Note: We’ll take a look at the late game between the Carolina Hurricanes and Los Angeles Kings tomorrow morning or early that afternoon.
In the mean time, let’s take a gander at the three games that finished at a more reasonable time for non-West Coasters.
Buffalo 4, Atlanta 1
After a discouraging five-game losing streak, the Buffalo Sabres got off the hook in a big way with a 4-1 win over the Atlanta Thrashers. After keeping the team in games but coming up short during most of the team’s 0-4-1 streak since a season opening victory, Ryan Miller had it easy in this one. The Vezina Trophy winner only faced 18 shots, setting aside 17 of them. You certainly cannot blame Miller’s counterpart, Chris Mason, as he stopped 38 out of 42 shots to claim the game’s third star.
Columbus 3, Anaheim 1
Well, the good news is that the Blue Jackets won this one while both Rick Nash and Steve Mason came to play. The bad news is that less than 10,000 people showed up to see it, making that the smallest crowd to attend a Blue Jackets home game. Read all about it here.
Chicago 2, Vancouver 1 (SO)
Even when Roberto Luongo plays well, he still cannot seem to thwart the thorn in his side known as the Chicago Blackhawks. He made some great stops on a 31-save night, but couldn’t stop a single shootout attempt as the Blackhawks handed Marty Turco his fourth consecutive win. During that winning streak, Turco stopped 136 out of 144 shots for a 94.4 save percentage. So, yeah, let’s forget about a goalie controversy in Chicago for a while.
The Canucks must be a little worried about their depth scoring, as their only goal came from one of the Sedin twins again (Daniel on the power-play in the third period).
A more reckless pun maker might even say they’re too “twindependent” but I’m far too sophisticated to make such a joke. Naturally.
In this increasingly fragmented and confusing world – not to mention a fledgling economy – getting a good deal is about more than feeling smart. Sometimes, it’s just a flat-out necessity.
Just the other day, I saw the Dallas Stars advertise their delightfully pun-based promotion “Ott-toberfest.” It’s a pretty cool deal, as fans who cash in on the opportunity can get two tickets in the snazzy Platinum section, two T-shirts celebrating the beloved pest and two drinks (I assume non-alcoholic) for $99.
(Full disclosure, though: after evil “convenience fees”, taxes and fairly ridiculous shipping charges, I passed on tickets that really ended up costing $120+ for better seats at about $80 thanks to ticket re-seller Stubhub.com. Ultimately, you have to search around on sites like Stubhub for good deals, but that’s often the best place to go.)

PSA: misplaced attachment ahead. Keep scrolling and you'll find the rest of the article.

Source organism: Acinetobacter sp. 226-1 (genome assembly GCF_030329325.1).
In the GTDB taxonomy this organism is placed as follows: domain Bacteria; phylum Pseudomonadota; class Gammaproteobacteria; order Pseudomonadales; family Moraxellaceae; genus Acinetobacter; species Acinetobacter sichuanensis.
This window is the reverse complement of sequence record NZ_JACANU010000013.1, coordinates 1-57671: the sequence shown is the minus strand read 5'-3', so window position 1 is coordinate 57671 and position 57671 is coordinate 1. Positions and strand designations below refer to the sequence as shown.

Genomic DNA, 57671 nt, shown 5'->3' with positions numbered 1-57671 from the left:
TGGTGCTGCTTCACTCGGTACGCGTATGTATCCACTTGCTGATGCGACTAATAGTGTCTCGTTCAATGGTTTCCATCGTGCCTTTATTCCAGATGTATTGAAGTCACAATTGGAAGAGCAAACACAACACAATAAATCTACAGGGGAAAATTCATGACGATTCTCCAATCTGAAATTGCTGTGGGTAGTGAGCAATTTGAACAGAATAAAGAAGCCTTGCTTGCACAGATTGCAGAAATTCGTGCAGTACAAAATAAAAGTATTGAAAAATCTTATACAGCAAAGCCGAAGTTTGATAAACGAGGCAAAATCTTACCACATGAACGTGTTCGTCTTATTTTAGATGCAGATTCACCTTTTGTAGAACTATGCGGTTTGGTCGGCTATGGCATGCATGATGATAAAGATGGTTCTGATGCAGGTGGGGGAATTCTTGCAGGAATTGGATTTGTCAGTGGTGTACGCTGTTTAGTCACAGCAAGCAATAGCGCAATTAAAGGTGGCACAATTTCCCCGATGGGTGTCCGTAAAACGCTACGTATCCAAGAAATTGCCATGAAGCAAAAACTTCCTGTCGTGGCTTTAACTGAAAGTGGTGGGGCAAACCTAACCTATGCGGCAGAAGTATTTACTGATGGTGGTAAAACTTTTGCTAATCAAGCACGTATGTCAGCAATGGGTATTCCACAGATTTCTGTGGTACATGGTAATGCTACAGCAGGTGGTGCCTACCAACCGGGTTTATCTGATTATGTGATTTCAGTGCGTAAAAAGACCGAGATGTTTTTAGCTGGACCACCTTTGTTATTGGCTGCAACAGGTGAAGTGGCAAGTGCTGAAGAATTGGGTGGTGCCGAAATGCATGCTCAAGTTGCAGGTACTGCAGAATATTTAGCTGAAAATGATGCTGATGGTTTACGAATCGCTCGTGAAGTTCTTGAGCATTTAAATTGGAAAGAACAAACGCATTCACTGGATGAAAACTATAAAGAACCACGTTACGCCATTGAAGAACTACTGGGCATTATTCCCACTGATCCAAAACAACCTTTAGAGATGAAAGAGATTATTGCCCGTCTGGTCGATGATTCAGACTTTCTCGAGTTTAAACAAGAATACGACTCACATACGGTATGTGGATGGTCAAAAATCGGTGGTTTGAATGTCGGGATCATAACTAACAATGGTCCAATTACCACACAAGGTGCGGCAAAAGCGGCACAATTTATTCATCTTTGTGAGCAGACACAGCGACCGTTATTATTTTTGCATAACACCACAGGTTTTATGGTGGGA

Stu Cowan of the Montreal Gazette tracked down some of the NHL’s most appealing package deals. If you’re in one of these markets, you might want to seize the opportunity to take your family or friends to a high-level hockey game at a reasonable price.
Tampa Bay: The Lightning is offering a Family Pack for all regular-season games. For $56, you get four tickets, four hotdogs and four sodas.
Islanders: On Long Island they have a Birthday Celebrations package in hopes of attracting young fans and their parents. For $199 you get eight tickets in the upper mezzanine, along with party invitations, a visit from Sparky the mascot and a customized birthday picture on the scoreboard.
A visit from Sparky the Mascot? I had to look this one up, but apparently the Islanders’ mascot is a dragon (as you can see from this article’s main image). I’m not really sure why, but dragons are pretty awesome, so I approve. It’s too bad he doesn’t have some kind of fabric-based flame coming out of his mascot mouth, but that’s just nitpicking.
The Ducks and Blues have their own “performance based incentives.”
Anaheim: The Ducks have a Victory Pack promotion in which you can purchase two tickets to four games starting at $172. For each one of those games the Ducks win, you get two free tickets to another game.
St. Louis: A new promotion dubbed “Every Game Counts” allowed Blues season-ticket holders to pay 50 per cent before the season and the other 50 per cent only if the team makes the playoffs. The Blues have made the playoffs only once in the last five seasons.
Interesting stuff. Here are a few other tips to find good deals.
- Ticket re-sellers such as Stubhub – Again, I know I already mentioned this, but the savings can be huge. A few years ago I was able to land tickets to a Ducks-Sharks playoff game for about $40 per seat. Sure, the game wasn’t even sold out, but that’s still a spiffy deal.
- “Student Rush” packages – It’s a bit of a risk since these deals often are only available about an hour before game time, but merely having a student ID can earn you big savings on tickets.
- Less popular games – You’re going to have to pay marquee prices for marquee players. If you want to see the Blackhawks, Penguins, Capitals or Red Wings, it’ll cost you. If you’re a real hockey fan, you should be able to find a deal with an “under the radar” team; maybe you’d prefer to see the Vancouver Canucks if you’re in a non-traditional market or a game involving a lesser known division rival. Any hockey game can be highly entertaining … just look at that goal Brent Burns scored for the normally yawn-inducing Minnesota Wild.
Anyway, those are some hints to find good deals on hockey tickets. Don’t forget minor league teams, either. You’d be surprised how fun a CHL, AHL, QMJHL or whateverHL league can be. Plus, you can get better seats for less money.
Feel free to share some of your favorite deals, tips and tricks in the comments.